The Pope's Toilet

Melo prepares for the anticipated 1988 visit of Pope John Paul II

REVIEW In the Uruguayan hamlet Melo, poor residents like Beto (César Troncoso) squeak by smuggling consumer goods over the border from nearby Brazil — despite being frequently stopped, harassed, and robbed by corrupt, mean-spirited customs guard Meleyo (Nelson Lence). When Pope John Paul II's 1988 visit encompasses a stop in Melo, the villagers enthusiastically prepare for an anticipated huge tourist influx, hoping their makeshift food stands and other services can reap life-changing profits from the visiting faithful. It's Beto's idea to build a flush-toilet bathroom outside his humble home that relief-needy procession-watchers can pay to use. Erecting it, however, involves getting in financial bed with the untrustworthy Meleyo, and some white lies told to Beto's long-suffering wife (Virginia Méndez) and primly disapproving daughter (Virginia Ruiz). Enrique Fernández and César Charlone's Uruguay-Spanish co-production deftly melds two quite different things: the sweetly comic village ensemble piece and the pitiless Bicycle Thief-style portrait of desperate measures that those without class, educational, or government resources must take to get ahead — or just survive. Charlone, a cinematographer turned director who previously shot Fernando Meirelles' features City of God (2002), The Constant Gardener (2005), and this year's Blindness), lends the countryside a poetic beauty to soften the co-directors' sometimes harshly realistic script.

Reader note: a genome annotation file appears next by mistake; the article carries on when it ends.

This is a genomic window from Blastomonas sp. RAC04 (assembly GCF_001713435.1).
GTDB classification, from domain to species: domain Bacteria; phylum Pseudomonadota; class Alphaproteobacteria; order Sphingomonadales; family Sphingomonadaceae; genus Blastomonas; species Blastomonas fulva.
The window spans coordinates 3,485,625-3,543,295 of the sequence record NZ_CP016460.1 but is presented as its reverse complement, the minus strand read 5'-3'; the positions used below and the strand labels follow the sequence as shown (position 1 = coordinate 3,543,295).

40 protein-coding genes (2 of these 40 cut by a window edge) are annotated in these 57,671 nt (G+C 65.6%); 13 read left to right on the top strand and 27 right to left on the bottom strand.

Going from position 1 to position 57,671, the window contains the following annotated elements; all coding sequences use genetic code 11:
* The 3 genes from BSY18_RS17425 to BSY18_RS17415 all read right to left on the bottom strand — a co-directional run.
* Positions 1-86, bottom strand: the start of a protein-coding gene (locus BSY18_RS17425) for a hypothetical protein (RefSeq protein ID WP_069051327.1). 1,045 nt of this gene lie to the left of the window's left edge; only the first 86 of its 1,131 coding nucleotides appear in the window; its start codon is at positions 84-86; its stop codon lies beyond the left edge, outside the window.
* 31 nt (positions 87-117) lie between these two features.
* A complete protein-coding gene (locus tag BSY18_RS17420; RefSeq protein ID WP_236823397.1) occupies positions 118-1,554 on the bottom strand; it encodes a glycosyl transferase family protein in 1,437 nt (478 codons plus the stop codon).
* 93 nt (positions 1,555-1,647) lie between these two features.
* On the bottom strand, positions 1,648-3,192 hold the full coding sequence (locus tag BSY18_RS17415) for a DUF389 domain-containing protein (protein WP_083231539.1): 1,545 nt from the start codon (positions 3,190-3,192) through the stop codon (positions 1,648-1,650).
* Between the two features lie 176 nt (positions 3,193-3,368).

THE POPE'S TOILET opens Fri/30 in San Francisco.

Also from this author

  • Flynn and out

    Hollywood-scandal tale 'The Last of Robin Hood' comes up short

  • Cruel stories of youth

    'Rich Hill' and 'Me and You' offer very different (but equally compelling) coming-of-age tales

  • Ye of little faith

    A priest struggles with his flock in John Michael McDonagh's tasteful, frustrating 'Calvary'